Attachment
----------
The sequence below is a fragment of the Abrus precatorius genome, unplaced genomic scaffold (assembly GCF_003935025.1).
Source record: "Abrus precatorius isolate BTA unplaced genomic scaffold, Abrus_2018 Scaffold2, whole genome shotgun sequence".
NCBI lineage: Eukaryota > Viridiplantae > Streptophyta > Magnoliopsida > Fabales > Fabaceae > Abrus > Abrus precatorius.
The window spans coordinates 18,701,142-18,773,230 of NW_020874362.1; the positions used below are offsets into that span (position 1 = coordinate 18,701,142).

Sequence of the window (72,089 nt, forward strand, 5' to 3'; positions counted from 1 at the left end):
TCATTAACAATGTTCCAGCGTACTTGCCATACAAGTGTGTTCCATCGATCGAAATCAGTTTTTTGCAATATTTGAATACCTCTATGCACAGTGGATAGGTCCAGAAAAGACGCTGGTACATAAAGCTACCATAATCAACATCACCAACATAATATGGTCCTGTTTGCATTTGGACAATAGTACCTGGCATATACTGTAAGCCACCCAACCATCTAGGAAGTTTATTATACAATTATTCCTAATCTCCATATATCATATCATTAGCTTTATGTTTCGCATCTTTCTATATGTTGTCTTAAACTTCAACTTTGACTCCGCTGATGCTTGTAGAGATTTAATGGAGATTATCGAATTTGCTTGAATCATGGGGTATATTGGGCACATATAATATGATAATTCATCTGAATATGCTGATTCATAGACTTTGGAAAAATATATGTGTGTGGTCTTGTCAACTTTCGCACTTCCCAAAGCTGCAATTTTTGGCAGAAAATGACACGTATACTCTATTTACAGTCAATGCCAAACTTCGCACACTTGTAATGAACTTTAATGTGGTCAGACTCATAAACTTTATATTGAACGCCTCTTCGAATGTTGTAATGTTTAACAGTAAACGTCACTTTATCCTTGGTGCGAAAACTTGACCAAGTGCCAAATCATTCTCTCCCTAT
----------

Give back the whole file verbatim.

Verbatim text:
The sequence below is a fragment of the Abrus precatorius genome, unplaced genomic scaffold (assembly GCF_003935025.1).
Source record: "Abrus precatorius isolate BTA unplaced genomic scaffold, Abrus_2018 Scaffold2, whole genome shotgun sequence".
NCBI lineage: Eukaryota > Viridiplantae > Streptophyta > Magnoliopsida > Fabales > Fabaceae > Abrus > Abrus precatorius.
The window spans coordinates 18,701,142-18,773,230 of NW_020874362.1; the positions used below are offsets into that span (position 1 = coordinate 18,701,142).

Sequence of the window (72,089 nt, forward strand, 5' to 3'; positions counted from 1 at the left end):
TCATTAACAATGTTCCAGCGTACTTGCCATACAAGTGTGTTCCATCGATCGAAATCAGTTTTTTGCAATATTTGAATACCTCTATGCACAGTGGATAGGTCCAGAAAAGACGCTGGTACATAAAGCTACCATAATCAACATCACCAACATAATATGGTCCTGTTTGCATTTGGACAATAGTACCTGGCATATACTGTAAGCCACCCAACCATCTAGGAAGTTTATTATACAATTATTCCTAATCTCCATATATCATATCATTAGCTTTATGTTTCGCATCTTTCTATATGTTGTCTTAAACTTCAACTTTGACTCCGCTGATGCTTGTAGAGATTTAATGGAGATTATCGAATTTGCTTGAATCATGGGGTATATTGGGCACATATAATATGATAATTCATCTGAATATGCTGATTCATAGACTTTGGAAAAATATATGTGTGTGGTCTTGTCAACTTTCGCACTTCCCAAAGCTGCAATTTTTGGCAGAAAATGACACGTATACTCTATTTACAGTCAATGCCAAACTTCGCACACTTGTAATGAACTTTAATGTGGTCAGACTCATAAACTTTATATTGAACGCCTCTTCGAATGTTGTAATGTTTAACAGTAAACGTCACTTTATCCTTGGTGCGAAAACTTGACCAAGTGCCAAATCATTCTCTCCCTAT